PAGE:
Knockout was chosen ahead of other libraries such as Angular and React due to its simplicity and ability to display constantly up to date information through the websocket. We also made use of the Webpack module builder to manage and bundle our Single Page Application (SPA) assets.

running the project

Using Scrum implementation of Agile development, our weeks were organised into sprints with a main goal achieved by completing stories, tasks and fixing bugs. Although we had doubts this would be useful to a team of just two, it quickly became evident that we were better organised and tasks were being correctly prioritised and estimated, thanks to our daily and weekly meetings. It helped give the project a professional feel and the approach meant we continuously saw tasks we had wanted to tackle, but weren’t essential, fail to make it into the game. Had we been given free reign to do as we pleased with the app, the final product may have been poorer for it.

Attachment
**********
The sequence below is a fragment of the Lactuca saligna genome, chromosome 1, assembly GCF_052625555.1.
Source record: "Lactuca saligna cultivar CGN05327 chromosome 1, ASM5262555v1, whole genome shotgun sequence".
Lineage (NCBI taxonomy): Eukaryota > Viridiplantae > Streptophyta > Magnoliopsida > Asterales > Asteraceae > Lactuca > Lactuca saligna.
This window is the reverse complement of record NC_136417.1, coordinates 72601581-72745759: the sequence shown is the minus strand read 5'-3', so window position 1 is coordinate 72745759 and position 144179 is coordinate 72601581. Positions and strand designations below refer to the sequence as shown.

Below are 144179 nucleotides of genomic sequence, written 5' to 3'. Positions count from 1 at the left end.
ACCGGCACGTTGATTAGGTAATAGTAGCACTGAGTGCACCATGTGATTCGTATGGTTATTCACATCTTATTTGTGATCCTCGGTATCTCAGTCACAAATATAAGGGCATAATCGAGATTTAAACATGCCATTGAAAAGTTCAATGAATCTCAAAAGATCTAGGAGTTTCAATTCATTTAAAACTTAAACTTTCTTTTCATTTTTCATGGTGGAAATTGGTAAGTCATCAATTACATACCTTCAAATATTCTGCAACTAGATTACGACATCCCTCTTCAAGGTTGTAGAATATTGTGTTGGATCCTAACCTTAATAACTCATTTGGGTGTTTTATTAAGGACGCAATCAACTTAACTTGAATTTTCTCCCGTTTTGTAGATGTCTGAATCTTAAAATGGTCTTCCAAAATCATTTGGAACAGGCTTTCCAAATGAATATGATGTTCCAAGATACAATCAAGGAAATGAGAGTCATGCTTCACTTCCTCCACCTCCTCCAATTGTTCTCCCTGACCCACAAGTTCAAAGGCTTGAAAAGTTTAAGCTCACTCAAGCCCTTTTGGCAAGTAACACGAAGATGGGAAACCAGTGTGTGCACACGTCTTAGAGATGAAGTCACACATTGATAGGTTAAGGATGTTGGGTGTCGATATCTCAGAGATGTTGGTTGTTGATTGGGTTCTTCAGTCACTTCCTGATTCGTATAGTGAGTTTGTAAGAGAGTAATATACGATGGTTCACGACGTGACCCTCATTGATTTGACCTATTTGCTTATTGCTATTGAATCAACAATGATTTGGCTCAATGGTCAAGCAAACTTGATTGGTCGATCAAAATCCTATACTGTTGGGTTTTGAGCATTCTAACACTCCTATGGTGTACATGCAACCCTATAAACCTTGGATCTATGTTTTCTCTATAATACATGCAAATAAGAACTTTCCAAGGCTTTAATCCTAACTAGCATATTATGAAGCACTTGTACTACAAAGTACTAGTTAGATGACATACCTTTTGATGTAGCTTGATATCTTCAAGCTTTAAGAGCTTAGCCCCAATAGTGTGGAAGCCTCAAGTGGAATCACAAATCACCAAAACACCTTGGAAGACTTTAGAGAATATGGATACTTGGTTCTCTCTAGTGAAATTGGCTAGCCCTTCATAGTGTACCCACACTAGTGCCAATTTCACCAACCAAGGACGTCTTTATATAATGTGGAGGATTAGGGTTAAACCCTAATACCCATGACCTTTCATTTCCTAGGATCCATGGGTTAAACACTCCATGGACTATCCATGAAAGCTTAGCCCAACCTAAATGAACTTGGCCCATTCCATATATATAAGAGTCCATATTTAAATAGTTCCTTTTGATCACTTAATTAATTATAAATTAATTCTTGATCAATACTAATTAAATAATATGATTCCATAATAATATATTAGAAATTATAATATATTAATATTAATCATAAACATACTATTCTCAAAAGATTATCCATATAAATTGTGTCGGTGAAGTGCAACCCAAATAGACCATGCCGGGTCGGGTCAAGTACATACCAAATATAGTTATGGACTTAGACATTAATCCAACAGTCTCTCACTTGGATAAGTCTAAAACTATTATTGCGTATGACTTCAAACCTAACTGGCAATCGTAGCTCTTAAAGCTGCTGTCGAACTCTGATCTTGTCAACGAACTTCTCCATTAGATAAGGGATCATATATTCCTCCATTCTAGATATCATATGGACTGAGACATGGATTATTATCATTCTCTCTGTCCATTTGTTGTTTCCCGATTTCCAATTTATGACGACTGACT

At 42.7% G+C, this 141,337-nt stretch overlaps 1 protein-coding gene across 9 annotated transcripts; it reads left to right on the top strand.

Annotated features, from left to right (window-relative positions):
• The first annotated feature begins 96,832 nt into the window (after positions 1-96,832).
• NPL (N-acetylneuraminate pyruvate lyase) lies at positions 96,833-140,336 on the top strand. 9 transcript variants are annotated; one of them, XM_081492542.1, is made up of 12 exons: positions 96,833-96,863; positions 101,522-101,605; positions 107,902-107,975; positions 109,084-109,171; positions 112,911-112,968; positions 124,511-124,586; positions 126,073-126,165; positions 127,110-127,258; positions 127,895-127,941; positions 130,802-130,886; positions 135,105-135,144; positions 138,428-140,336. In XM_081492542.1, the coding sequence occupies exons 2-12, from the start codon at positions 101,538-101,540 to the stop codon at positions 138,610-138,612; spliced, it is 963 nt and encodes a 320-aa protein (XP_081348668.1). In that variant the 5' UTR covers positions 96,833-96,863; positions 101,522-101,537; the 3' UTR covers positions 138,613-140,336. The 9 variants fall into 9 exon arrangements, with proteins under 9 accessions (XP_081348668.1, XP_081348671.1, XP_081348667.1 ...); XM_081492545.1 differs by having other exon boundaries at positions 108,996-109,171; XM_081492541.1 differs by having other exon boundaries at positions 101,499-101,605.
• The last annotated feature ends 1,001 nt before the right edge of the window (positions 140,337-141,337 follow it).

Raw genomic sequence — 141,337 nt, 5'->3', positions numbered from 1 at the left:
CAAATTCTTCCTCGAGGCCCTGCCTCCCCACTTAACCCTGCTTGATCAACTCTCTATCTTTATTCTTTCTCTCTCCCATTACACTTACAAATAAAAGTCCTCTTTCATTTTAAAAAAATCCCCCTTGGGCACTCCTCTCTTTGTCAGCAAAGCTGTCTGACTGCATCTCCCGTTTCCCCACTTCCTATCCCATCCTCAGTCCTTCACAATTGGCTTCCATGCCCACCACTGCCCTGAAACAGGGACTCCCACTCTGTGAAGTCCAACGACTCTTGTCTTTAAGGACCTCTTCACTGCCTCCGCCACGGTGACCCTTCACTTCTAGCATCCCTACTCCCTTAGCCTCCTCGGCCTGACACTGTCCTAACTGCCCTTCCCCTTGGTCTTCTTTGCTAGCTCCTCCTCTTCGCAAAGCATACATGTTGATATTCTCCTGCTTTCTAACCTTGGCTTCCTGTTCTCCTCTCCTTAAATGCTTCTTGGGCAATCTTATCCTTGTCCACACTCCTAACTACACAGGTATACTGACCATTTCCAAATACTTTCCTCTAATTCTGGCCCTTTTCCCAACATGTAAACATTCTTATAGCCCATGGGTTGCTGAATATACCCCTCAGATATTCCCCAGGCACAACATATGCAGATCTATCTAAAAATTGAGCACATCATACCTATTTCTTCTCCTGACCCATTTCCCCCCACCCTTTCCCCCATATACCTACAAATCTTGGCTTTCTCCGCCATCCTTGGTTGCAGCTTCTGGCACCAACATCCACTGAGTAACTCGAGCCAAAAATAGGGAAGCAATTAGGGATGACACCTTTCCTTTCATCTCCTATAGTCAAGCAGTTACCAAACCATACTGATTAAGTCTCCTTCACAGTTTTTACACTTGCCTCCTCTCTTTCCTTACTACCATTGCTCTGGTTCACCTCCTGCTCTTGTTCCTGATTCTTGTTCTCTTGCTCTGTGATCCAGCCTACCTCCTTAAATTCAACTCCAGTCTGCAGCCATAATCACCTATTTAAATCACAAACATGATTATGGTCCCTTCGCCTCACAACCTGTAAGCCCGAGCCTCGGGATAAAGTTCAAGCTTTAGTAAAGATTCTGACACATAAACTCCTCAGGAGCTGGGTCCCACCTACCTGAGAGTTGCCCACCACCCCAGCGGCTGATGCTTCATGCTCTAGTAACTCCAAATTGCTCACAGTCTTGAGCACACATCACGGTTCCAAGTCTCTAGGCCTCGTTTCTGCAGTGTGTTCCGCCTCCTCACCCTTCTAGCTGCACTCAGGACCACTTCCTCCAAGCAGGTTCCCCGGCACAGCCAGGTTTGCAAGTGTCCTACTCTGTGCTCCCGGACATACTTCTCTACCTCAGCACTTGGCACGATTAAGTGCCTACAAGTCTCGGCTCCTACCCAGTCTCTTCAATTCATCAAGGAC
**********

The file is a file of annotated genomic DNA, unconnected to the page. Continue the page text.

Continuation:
While we undertook all production ourselves, we weren’t alone. We were supported by other experienced employees acting as our scrum master, technical advisor and product owner. We’d also be regularly stunned by complicated questions, which more often than not, would lead us to re-evaluate and change how we were implementing some functionality.

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lessons learned

The two of us on this project had a very different background which meant we brought distinct knowledge and skills to this project. However, the gap between a university project and a professional project is big and we’ve been amazed by the amount of knowledge we’ve gained through creating this game.

Building the whole app from scratch gave us invaluable experience working with the full technology stack. We found certain areas more challenging, or more enjoyable than others, but it was both necessary and useful not to over specialise or actively avoid working on any particular part of the app. As a two person team, we took part in collective code ownership, we reviewed each other’s code and therefore needed to fully understand and interpret decisions to ensure this wasn’t a perfunctory task. Learning to regularly commit and share our code via Git, as well as effectively review each other's work was key to the game’s development.